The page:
The Complaint alleged that the May 2004 transactions extinguished the independent competitive incentives that existed under the prior joint operating arrangement. As a result of the transactions and the conduct described above, readers were harmed by a reduction in the amount and quality of original content generated by the Daily Mail, the lessening of competition between the Daily Mail and the Gazette, the elimination of the discounts that had been available prior to May 2004, and the reduction in the distribution area of the Daily Mail, meaning that many readers no longer had access to their preferred newspaper. Had the Gazette Company succeeded in its plan to close the Daily Mail, readers would have been deprived of a choice of local daily newspapers and would likely have paid higher prices for a newspaper with less content and lower quality. Likewise, advertisers were harmed because the circulation and household penetration of the Daily Mail fell as prices rose, rendering the newspaper a less effective means of advertising in the Charleston area.
The Final Judgment requires the Defendants to enter into a new contractual relationship that will supersede the existing arrangement that the United States challenged. The Defendants' new arrangement consists of five contracts: a Limited Partnership Agreement, a Joint Operating Agreement, a revised Operating Agreement of Daily Gazette Holding Company, a Put/Call Agreement, and a Warrant Agreement, all of which are attached to and made a part of the Final Judgment. The Final Judgment prohibits the Defendants from amending or terminating these contracts, or entering into any subsequent contracts relating to the publication of newspapers in Charleston, without the consent of the United States.
The new contracts address the competitive concerns resulting from the May 2004 transactions by, among other things, implementing several important changes to the governance provisions of the Defendants' arrangement. MediaNews will be given the right to appoint two of the five seats on the Board of Managers overseeing the Limited Partnership. Currently, MediaNews does not have the right to name any board members. MediaNews' board representatives will have the right to vote on all matters coming before the board. Most matters will be subject to approval by a majority vote; however, the annual newsroom budgets for the Daily Mail and the Gazette must each be approved by a super-majority of four votes. This requirement will provide MediaNews with the ability to protect the Daily Mail's budget and negotiate for the resources it needs to compete effectively with the Gazette. Under the 2004 arrangement, the Daily Mail budget was unilaterally determined by Gazette Company and its appointed manager at Charleston Newspapers, and could be changed at any time.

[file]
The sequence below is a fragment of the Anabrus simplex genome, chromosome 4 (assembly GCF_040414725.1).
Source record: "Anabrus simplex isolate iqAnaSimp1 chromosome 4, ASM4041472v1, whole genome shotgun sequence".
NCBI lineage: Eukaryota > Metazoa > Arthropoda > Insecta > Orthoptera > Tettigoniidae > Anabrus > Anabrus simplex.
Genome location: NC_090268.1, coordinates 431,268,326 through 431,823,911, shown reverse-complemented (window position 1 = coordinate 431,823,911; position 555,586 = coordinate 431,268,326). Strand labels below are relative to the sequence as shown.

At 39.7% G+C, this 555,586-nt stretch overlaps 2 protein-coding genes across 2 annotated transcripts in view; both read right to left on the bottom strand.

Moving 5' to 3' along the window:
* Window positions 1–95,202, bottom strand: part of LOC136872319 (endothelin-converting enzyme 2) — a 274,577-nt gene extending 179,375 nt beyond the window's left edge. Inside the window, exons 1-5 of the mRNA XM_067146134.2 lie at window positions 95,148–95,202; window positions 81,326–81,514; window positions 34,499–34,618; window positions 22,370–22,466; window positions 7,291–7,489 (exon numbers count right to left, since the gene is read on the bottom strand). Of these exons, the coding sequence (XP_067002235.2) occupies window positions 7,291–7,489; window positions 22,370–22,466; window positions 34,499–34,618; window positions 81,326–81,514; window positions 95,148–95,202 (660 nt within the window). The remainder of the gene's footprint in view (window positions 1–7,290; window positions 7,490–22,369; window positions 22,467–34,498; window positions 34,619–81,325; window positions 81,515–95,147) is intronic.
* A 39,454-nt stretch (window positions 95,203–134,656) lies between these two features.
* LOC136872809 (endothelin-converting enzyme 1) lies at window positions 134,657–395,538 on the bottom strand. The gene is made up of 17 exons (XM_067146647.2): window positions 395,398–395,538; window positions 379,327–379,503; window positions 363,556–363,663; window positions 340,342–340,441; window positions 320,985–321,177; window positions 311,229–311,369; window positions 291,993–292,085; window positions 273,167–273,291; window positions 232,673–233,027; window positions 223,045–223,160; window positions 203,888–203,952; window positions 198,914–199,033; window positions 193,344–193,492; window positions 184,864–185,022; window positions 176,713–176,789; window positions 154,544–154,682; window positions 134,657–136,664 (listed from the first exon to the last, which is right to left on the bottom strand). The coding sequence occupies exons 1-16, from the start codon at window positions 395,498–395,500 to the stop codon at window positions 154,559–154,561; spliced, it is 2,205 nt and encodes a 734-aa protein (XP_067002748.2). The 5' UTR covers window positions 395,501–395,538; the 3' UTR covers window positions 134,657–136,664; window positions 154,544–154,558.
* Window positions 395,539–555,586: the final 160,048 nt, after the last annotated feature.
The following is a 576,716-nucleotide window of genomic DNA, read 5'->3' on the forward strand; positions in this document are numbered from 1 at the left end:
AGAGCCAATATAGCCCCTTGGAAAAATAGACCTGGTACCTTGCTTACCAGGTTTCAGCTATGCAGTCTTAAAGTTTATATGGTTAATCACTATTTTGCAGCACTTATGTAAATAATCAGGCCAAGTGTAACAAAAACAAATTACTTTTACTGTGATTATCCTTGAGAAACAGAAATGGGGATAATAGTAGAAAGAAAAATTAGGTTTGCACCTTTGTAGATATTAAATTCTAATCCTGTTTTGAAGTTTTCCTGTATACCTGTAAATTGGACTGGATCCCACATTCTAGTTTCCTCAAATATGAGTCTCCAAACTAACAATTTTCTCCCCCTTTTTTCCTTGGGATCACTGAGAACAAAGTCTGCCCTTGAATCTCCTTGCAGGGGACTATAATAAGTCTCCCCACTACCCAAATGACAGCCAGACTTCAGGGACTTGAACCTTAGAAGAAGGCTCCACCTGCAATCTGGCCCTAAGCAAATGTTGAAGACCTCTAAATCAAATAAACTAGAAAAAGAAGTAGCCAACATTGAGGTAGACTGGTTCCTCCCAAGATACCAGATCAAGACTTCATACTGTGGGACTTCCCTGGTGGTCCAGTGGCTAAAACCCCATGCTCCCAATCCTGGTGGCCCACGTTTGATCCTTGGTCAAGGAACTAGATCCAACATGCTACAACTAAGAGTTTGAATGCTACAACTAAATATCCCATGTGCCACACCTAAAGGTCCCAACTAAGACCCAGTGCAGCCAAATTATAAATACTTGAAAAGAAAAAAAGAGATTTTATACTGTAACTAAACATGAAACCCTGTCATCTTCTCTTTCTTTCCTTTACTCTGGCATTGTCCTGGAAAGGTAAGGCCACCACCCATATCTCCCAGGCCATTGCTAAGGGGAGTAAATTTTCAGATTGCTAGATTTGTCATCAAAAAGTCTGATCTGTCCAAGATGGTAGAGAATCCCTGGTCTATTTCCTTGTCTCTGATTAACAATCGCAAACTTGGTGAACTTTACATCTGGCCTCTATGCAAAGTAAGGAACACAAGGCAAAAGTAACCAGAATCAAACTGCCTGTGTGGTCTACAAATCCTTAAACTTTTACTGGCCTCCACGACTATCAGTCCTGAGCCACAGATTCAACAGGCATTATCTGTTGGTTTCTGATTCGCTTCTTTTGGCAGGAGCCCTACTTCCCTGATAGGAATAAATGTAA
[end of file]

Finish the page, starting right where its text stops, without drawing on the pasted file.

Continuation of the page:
The Final Judgment guarantees that the content of the Daily Mail will be independently determined solely by MediaNews and the staff of the Daily Mail. Likewise, the content of the Gazette must be independently determined by the Gazette Company and Gazette staff. The Final Judgment forbids either Defendant from taking any action to influence the content of the other's newspaper. It also prohibits the Defendants from entering into any agreement that would limit the editorial independence of the two newspapers.